But the cat did not die. The stench was getting to me, and all the lost time for work, and my daughter’s favorite doll now bore brownish red puke stains across its once lovely white face, and my stack of composition sketches destroyed with who knows what sort of biological sludge. I didn’t know what to do. Was it time to let go? Was I a murderer? Would I every have time in life to work at anything besides cleaning after the cat?
I told myself to set a deadline. After that date, no more. This was the end. If anything besides a meow came out of Battle, we were going to the vet THAT day. And then I cried and told Battle I had tried so hard and it couldn’t go on like this.
And then it all ended happily ever after, because that was it. Using his magic cat powers, Battle pulled some strings and cashed in one of his nine lives. (I’m guessing that was number 7) And nothing but meows have come out of him since.
Now I know we may be living in the calm of the eye of the storm and Battle could start it all up again any day, but until that happens I’m grateful we survived and get to spend a little more time together.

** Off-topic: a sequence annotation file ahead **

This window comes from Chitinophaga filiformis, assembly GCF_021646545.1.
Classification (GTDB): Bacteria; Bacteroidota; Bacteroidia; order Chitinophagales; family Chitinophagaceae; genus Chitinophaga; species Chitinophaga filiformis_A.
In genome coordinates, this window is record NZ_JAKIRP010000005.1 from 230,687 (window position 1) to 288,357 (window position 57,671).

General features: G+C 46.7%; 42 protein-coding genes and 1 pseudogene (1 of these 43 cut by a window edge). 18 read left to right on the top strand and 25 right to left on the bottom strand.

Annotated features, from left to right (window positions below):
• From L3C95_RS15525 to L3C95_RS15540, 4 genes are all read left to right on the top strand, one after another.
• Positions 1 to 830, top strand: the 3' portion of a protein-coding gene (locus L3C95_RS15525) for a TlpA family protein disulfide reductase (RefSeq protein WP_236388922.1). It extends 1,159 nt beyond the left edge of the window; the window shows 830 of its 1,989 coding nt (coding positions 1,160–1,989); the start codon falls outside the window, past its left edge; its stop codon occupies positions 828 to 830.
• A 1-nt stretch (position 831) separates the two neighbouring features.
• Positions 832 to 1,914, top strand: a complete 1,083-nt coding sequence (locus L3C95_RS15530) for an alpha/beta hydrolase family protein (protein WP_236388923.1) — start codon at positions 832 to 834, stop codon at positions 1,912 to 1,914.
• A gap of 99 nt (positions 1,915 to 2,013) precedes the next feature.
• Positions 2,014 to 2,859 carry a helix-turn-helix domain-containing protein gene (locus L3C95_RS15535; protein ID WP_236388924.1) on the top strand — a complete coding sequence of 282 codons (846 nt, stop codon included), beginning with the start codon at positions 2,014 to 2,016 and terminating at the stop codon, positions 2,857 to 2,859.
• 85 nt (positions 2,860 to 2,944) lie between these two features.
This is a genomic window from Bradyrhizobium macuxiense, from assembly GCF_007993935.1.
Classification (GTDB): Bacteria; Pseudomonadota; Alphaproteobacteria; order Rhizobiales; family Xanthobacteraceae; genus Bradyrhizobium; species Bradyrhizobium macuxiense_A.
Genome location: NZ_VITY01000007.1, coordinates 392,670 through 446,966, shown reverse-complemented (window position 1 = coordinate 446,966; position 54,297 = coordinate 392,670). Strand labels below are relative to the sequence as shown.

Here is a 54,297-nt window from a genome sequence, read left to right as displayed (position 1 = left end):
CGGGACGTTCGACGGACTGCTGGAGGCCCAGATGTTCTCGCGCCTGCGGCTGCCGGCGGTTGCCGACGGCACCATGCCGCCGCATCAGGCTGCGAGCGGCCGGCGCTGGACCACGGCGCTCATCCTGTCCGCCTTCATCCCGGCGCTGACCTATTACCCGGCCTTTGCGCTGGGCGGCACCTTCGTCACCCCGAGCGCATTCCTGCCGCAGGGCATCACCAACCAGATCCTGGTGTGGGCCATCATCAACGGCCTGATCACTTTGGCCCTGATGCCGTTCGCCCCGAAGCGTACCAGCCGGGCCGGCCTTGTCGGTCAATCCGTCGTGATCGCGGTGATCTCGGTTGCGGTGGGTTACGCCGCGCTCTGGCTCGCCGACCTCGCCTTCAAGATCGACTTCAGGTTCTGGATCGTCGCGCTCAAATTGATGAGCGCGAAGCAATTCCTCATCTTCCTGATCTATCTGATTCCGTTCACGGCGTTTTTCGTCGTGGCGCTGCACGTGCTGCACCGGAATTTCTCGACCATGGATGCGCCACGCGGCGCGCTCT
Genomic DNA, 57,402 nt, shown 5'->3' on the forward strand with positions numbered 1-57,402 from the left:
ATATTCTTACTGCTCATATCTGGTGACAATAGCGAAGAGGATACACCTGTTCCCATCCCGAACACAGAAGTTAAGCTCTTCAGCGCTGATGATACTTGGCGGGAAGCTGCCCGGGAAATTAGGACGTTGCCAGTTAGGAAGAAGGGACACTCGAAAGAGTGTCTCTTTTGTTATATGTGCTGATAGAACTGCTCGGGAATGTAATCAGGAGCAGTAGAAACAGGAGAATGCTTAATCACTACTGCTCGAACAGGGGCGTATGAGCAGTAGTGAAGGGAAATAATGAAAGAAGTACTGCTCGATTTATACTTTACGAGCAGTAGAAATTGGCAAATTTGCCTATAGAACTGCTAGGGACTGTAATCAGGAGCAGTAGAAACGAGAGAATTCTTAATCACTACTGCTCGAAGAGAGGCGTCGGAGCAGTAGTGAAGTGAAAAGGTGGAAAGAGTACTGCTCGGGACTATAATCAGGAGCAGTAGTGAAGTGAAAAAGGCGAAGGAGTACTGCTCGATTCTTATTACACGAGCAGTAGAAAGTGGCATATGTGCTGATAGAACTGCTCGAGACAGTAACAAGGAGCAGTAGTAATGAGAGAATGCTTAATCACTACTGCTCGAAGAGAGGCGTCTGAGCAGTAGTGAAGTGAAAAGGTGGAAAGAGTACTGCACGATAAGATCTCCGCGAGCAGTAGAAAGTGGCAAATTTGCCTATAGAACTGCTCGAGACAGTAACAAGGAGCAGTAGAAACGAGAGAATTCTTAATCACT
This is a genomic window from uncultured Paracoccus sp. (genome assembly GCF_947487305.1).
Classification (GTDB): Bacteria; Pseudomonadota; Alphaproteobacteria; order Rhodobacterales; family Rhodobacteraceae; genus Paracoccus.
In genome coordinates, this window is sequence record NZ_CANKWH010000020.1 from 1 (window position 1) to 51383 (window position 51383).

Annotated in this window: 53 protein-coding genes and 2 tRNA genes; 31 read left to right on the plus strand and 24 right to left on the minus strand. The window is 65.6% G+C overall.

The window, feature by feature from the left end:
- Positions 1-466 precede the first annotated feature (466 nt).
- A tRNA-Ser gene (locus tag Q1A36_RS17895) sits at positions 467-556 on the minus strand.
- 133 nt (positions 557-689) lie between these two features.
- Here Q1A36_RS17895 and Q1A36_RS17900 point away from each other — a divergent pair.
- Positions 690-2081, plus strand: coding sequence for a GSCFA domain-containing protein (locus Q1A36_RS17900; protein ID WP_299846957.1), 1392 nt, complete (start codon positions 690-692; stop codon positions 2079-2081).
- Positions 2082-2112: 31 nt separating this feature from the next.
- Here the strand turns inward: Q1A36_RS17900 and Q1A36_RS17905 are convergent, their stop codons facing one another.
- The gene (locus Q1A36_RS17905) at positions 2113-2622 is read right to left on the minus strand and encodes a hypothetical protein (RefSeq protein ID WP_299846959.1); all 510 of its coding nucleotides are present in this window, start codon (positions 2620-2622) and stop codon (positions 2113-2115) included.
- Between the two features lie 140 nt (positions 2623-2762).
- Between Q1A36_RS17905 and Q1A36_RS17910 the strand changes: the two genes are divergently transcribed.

So we can make great art…or at least, more late night cat drawings.
Winter arrived. Monday evening we stopped on our walk home from the park to watch the sky shimmer and glow golden and fiery.
We woke the next morning to a thick blanket of snow clouds hanging over us. When tiny flakes started fluttering down we started suiting up. By the time all three kids were stuffed into snow suits, there was a solid foot of snow covering the town. Kids freshly dressed in snow clothes remind me of seals hauled out on the beach – grumpy and obesely immobile- the best thing to do is keep your distance so they don’t bite or charge you.
We are lucky to live a short walk in the woods from a perfect sledding hill. Since the snow and cold weather hung around all week, we’ve had a chance to perfect traditional winter pursuits like sledding, snow angeling, tracking, and mitten losing.
We even tried dog sledding with Manti, the giant poodle. They got going really fast, so fast I was expecting serious injury when they tried to stop. But that’s the beauty of snow, it’s fast but a nice soft place to crash.